Global stock market performance last week reminded us risk is an inherent part of investing. The S&P 500 dropped 3.9%. Global stocks dropped slightly less, as the MSCI ACWI fell 3.4%. The Bloomberg BarCap Aggregate Bond Index continued its decline by dropping 0.9%.
Carson Group Commentary
Volatility returned to the stock market after a long absence. After going approximately five months without a 1% decline, the market saw two in the same week. Investors should be thankful the wakeup call involved a relatively small decline.
To put it in perspective, even after a down week, the S&P 500 is still up 3.3% this year. Earning just 1% per month produces above-average annual returns, so 2018 is still off to a great start.
Investors should take the opportunity to examine the risk of their portfolios and their own tolerance for volatility. During this amazing market run, portfolios may have crept higher in risk as the more aggressive portions of the portfolio generated high returns.
For regular readers, this isn’t new advice. We’ve shared numerous charts showing how low volatility has been, predicting it would move higher, and encouraging readers to prepare for potential downturns. Our analysis of the decline is below, along with a link to an article covering details of the employment report that triggered Friday’s decline.
Key points for the week
- Markets declined sharply on concerns over inflationary wage growth.
- Even with the decline, 2018 has been a great year for stocks.
- Weeks like these are a normal part of investing.
Carson Group Analysis
It was good news for America’s workers that put pressure on the markets this week. The U.S. added 200,000 jobs in January, while holding the unemployment rate at 4.1%. Most importantly, wages grew by an annualized rate of 2.9%, the greatest wage growth since mid-2009.
The faster rate of wage growth undercut some of the foundational elements that have supported this bull market. After a long recovery, the economy seems to be approaching the level of unemployment where wage and inflationary pressures are building. Wage pressures could reduce high corporate profit margins by raising the cost of labor. Higher inflation would push the Federal Reserve to raise rates more quickly than expected, increasing both the cost of capital and interest expense.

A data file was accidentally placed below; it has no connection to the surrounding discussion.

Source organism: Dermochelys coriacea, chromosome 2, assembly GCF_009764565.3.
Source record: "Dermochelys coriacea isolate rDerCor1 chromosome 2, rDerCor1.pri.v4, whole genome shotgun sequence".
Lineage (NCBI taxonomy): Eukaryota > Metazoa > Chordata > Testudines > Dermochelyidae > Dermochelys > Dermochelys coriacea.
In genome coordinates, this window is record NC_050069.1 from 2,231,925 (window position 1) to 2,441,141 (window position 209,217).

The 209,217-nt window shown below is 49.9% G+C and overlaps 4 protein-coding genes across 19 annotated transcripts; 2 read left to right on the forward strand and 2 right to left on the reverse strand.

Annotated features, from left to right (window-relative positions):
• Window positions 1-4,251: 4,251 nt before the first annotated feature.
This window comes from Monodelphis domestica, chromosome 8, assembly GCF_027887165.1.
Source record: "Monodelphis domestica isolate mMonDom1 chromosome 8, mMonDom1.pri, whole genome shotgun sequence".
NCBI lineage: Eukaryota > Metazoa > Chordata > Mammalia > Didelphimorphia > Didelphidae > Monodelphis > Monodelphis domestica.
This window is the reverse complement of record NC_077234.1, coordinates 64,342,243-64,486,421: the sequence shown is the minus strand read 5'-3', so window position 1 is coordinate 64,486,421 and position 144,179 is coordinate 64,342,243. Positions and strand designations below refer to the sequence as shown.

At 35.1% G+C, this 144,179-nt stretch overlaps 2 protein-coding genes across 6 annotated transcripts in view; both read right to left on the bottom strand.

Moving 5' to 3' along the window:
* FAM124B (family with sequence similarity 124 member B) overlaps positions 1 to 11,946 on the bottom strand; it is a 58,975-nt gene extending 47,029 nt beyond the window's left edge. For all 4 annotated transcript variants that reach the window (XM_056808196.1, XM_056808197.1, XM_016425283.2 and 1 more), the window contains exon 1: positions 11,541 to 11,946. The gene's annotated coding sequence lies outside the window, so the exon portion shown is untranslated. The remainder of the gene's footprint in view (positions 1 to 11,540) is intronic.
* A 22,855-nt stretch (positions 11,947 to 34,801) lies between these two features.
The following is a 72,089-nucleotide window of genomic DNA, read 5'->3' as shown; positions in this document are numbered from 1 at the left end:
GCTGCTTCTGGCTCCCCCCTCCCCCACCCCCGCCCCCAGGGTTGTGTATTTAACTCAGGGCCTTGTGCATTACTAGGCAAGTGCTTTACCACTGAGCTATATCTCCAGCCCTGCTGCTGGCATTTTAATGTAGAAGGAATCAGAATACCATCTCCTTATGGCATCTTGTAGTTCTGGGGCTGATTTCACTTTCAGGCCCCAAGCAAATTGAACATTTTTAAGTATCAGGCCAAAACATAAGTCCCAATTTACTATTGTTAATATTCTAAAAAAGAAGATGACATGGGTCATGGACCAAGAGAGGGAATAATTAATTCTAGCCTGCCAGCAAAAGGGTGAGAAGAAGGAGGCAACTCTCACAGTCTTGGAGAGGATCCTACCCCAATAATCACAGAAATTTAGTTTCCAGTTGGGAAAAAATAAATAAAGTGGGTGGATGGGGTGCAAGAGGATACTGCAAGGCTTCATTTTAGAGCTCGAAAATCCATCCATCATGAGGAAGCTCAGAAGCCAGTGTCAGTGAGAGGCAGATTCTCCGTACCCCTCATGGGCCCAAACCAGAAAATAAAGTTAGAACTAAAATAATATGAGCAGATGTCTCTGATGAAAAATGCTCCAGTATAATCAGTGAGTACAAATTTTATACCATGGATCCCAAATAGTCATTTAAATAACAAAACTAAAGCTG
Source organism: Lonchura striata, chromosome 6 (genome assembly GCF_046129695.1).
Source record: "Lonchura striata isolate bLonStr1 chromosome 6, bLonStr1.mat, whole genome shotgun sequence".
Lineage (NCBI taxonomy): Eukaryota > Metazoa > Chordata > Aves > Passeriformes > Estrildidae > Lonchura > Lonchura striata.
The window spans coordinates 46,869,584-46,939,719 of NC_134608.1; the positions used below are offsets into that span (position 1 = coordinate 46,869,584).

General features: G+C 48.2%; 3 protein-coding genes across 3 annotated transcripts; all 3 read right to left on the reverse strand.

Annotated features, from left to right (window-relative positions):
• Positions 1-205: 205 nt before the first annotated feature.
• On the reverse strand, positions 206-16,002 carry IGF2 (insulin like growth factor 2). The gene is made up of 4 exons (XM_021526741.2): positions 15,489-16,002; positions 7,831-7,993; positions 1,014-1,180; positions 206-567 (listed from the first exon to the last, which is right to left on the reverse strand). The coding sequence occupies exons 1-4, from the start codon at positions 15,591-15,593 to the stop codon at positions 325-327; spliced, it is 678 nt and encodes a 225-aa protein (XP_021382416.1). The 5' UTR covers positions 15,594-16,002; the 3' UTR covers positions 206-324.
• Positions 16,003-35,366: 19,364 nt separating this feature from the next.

The economic news and recent Fed communication raised the possibility of four rate hikes this year, which is more than the market expected. Economies can tolerate higher wage pressures as long as output-per-worker increases. Unfortunately, economic data this week showed productivity dropped last quarter.
There weren’t a lot of places to hide from this week’s decline. While bonds dropped less than stocks, increased inflation is a risk for both asset classes, and bonds offered little protection from the decline. International stocks did better than the U.S. but also declined.
Looking forward, international markets seem better positioned if wage pressures increase in the U.S. Unemployment rates are significantly higher in Europe, and faster growth would be less likely to lead to inflation and higher rates.
Fun story of the week
How would you like to make $10,000 in an hour? Well, all you have to do is take Equifax to small claims court. Equifax was responsible for a data breach that gave hackers information, which included social security numbers, to more than 145.5 million people. Unfortunately, you have to prove how you have been affected by the breach. Nevertheless, people are still winning their cases, providing a little justice against the big corporation.
This newsletter was written and produced by CWM, LLC. Content in this material is for general information only and not intended to provide specific advice or recommendations for any individual. All performance referenced is historical and is no guarantee of future results. All indices are unmanaged and may not be invested into directly. The views stated in this letter are not necessarily the opinion of Cetera Advisor Networks LLC and should not be construed directly or indirectly as an offer to buy or sell any securities mentioned herein. Due to volatility within the markets mentioned, opinions are subject to change without notice. Information is based on sources believed to be reliable; however, their accuracy or completeness cannot be guaranteed. Past performance does not guarantee future results.
S&P 500 INDEX
The Standard & Poor’s 500 Index is a capitalization-weighted index of 500 stocks designed to measure performance of the broad domestic economy through changes in the aggregate market value of 500 stocks representing all major industries.
MSCI ACWI INDEX
The MSCI ACWI captures large- and mid-cap representation across 23 developed markets (DM) and 23 emerging markets (EM) countries*. With 2,480 constituents, the index covers approximately 85% of the global investable equity opportunity set.
Bloomberg U.S. Aggregate Bond Index
The Bloomberg U.S. Aggregate Bond Index is an index of the U.S. investment-grade fixed-rate bond market, including both government and corporate bonds.